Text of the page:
In his religious life he was remarkable for childlike simplicity of character. His obedience to his superiors was prompt and cheerful. His charity for his brethren was very great especially when any of the community were sick he would seek to procure for them whatever would alleviate their sufferings or tend to their comfort and he always gave great edification by speaking in praise of his brethren in the presence of seculars, thus-increasing the respect of all for his Mother the Congregation.
He was unremitting in his exertions to promote devotion to our Lord’s Sacred Passion and this not only in sermons and in the confessional and through the Confraternity of the Passion attached to our church, but he established the Confraternity on missions wherever he could and invested great numbers with the Black Scapular of the Passion in all parts. Great also was his devotion to the Dolours of the Blessed Virgin and to the Divine Sacrament of the Attar. He wrote and published several volumes on our Lady’s Dolours, The Manual of a Happy Death, Our Lord’s Passion, The Blessed Sacrament, and Saint Michael which have passed through several editions. In this wa y did his zeal inspire him to labour for souls where his voice could not reach and took means that even after death he should yet speak to the hearts of many of God and the salvation of their souls.
His life of unremitting toil could but tell on his naturally strong constitution. For some time past his brethren could observe a great change in him and on Sunday morning the 30th August while in the confessional as was his custom at that time he felt suddenly unwell. He passed out to prepare to offer the Holy Sacrifice and while thus engaged he had suddenly a stroke of apoplexy. The medical attendant was soon with him. and for some time he seemed daily to improve having recovered the use of his right hand and side which were paralyzed. But on the 21st September he received a second stroke which paralyzed his left side and rendered him completely unconscious. In this state he remained with slight intervals of consciousness until the morning of the 28th September his 60th birthday when he calmly breathed his last fortified by the Sacraments of Holy Church. The day of his death was the eve of the feast of Si Michael to whom he had a special devotion. The colossal statue of St. Michael which now adorns the front of St. Paul’s Church is due to his exertions.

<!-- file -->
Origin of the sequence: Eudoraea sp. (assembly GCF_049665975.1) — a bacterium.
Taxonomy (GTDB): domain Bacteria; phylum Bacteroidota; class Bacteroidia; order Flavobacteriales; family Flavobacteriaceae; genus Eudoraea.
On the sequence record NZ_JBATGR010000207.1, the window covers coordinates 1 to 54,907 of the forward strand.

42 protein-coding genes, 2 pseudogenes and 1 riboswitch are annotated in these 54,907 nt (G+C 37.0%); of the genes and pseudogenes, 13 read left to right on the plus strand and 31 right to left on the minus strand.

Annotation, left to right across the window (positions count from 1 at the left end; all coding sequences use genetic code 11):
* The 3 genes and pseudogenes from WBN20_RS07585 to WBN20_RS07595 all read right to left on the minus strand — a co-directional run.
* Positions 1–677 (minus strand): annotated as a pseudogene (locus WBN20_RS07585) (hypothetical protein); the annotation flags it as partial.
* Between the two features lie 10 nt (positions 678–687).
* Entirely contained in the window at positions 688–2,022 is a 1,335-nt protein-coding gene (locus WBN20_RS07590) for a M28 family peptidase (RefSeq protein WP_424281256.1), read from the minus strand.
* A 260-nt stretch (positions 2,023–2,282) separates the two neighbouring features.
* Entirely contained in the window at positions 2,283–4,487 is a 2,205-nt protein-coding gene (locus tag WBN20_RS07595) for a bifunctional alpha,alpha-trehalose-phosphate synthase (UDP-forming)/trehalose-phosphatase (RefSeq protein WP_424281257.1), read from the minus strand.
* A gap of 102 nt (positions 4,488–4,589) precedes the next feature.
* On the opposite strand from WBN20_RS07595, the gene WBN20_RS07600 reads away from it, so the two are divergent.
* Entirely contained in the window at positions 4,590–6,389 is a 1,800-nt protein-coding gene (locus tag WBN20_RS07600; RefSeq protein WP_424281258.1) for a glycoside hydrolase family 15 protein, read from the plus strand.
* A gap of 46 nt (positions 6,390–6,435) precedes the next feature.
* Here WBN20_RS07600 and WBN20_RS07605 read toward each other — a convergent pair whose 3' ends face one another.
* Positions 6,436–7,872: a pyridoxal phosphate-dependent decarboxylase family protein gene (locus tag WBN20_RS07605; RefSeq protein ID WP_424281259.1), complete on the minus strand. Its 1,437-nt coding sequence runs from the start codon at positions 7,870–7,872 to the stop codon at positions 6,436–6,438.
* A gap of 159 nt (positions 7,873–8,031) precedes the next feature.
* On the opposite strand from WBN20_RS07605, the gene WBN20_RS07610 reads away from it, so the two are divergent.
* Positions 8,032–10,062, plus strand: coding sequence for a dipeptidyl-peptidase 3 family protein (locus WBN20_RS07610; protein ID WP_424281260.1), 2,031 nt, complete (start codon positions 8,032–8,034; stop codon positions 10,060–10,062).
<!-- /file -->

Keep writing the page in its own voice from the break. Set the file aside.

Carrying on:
His obsequies were attended by about 80 priests secular and regular. The Most Rev. Dr. Woodlock, Bishop of Ardagh, presided at the Office, and the Requiem Mass was sung by the V. Rev. Fr. Gregory, Provincial of the Anglo-Hibernian Province. The vast numbers of the laity whom the spacious church could not contain attested to the esteem and respect in which tile good Father was held by the people in whose midst he had laboured so long and so faithfully.
We have no doubt that God has prepared as the reward of his laborious life a bright crown of eternal glory, but as he had to pass before the Judgement Seat of Him Who has declared “Ego justifies judicabo* I beg of your Reverence to have the usual suffrages offered for the repose of his soul.
Signed “Dominic of the Imm. Heart of Mary, Rector”